Looking for “M’nuchat Hanefesh,” Calmness of our Souls, among the Storms We Experienced in Our Lives
Rabbi Daniela Szuster
Tracing Isaac’s life, we can find that he had to face many challenging situations in his life. Starting with the trauma of the Akeidah, the binding of Isaac, when he was about to be sacrificed by his father, and then, the death of his mother Sarah. After these painful events, we hear very little about Isaac in the Torah.
Commentators try to explain his silence. Some say that he was shocked and had a lot of fear which disabled him to have a normal life. Others think he was blinded as a consequence of the Akeidah (Bereshit Rabbah 65:10). There is a Midrash that teaches that after the Akeidah, Isaac went to study in a Beit Midrash, a “house of learning.” (Bereshit Rabbah 56:11). The study of our tradition helped him to overcome his sorrows.
Before he met his wife Rebecca, the Torah tells us about Isaac: “And Isaac went out walking in the field toward evening and, looking up, he saw camels approaching.” (Bereshit 24:63) Rashi and Sforno teach that this was not just an ordinary walk in the fields. Rather, Isaac had gone to the fields to meditate and pray. In fact, the sages suggest that Isaac invented the afternoon prayer service. (Babylonian Talmud, B’rachot 26b). Rabbeinu Bachya teaches that Isaac’s walk was a stroll in the fields to enjoy nature and its restorative powers.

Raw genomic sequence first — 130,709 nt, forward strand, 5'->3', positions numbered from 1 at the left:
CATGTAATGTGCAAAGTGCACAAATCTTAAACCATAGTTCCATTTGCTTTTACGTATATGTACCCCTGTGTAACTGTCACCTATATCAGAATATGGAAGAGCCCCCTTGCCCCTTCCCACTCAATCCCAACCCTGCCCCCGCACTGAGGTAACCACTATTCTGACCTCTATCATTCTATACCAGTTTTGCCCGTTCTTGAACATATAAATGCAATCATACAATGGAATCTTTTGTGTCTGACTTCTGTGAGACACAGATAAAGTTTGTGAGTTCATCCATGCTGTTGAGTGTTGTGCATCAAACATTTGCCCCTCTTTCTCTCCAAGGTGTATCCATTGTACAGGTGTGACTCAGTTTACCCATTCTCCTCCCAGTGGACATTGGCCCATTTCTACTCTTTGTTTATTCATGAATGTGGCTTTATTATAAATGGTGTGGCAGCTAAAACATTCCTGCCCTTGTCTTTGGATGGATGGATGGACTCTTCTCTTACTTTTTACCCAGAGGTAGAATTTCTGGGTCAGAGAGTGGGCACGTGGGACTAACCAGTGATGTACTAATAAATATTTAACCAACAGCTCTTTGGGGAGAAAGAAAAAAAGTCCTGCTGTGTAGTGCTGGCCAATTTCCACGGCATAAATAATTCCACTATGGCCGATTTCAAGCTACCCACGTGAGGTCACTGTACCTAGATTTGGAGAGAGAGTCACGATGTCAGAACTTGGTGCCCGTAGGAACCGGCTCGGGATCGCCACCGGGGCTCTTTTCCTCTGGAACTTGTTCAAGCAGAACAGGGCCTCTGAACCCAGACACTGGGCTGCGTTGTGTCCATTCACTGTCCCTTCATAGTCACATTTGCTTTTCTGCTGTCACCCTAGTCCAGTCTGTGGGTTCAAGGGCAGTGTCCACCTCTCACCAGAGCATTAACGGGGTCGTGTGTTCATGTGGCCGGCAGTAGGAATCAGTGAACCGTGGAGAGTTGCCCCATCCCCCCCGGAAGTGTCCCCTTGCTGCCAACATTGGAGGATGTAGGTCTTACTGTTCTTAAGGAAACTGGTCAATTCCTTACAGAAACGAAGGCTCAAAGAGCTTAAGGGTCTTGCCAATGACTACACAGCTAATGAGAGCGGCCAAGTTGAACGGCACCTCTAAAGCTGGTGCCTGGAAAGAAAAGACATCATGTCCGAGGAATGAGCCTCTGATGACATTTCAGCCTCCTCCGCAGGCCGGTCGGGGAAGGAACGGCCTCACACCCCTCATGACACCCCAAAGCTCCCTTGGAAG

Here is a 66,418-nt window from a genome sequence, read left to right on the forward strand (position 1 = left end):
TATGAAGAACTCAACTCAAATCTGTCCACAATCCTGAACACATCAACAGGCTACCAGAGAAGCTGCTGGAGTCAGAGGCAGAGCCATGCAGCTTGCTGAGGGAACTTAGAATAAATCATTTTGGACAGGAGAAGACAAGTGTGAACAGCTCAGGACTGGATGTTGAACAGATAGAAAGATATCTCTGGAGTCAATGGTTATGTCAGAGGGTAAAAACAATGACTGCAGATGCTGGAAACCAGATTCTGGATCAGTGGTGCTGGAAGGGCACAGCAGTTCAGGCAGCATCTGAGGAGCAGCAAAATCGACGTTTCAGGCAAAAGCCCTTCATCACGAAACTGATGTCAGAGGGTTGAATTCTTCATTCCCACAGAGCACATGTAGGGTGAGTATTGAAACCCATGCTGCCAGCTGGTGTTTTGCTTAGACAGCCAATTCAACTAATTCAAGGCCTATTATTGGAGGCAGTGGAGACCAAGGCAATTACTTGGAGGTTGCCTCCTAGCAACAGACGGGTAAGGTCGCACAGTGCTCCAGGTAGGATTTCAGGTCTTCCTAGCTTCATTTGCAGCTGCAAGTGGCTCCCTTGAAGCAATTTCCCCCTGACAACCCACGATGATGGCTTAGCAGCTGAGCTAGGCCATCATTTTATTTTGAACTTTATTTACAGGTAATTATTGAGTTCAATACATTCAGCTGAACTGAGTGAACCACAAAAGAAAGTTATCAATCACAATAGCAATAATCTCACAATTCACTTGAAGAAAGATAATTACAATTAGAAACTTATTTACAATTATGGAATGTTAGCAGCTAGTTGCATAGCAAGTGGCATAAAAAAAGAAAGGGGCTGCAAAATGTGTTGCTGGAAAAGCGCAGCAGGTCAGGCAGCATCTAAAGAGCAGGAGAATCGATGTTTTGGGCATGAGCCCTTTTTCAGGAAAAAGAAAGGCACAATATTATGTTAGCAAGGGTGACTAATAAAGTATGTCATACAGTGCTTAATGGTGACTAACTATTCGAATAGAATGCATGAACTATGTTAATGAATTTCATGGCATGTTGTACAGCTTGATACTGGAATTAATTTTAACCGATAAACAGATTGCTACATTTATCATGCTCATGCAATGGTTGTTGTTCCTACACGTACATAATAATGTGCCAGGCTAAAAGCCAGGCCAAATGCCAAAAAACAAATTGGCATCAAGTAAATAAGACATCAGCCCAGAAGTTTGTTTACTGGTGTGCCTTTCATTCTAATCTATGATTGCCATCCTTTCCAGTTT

Following these sources, we can say that Isaac’s silence was a product of his time of introspection. He took a time of silence, of study, meditation, and prayer in order to heal his pain and sorrow. The connection to sources of spirituality enabled him to overcome the trauma of his past.
Isaac could have been paralyzed, depressed, or traumatized throughout his life. Instead, through Torah study, mediation, and devotion to God, he could find “M’nuchat Hanefesh,” equanimity, calmness of the soul among the storms he experienced in his life. Through sources of spirituality, he could move from trauma to healing, to resilience.
May we be inspired by Isaac’s example, looking for “M’nuchat Hanefesh,” equanimity, calmness of the soul among the storms we experienced in our lives, through sources of spirituality like studying Torah, meditation, connection to God, and introspection.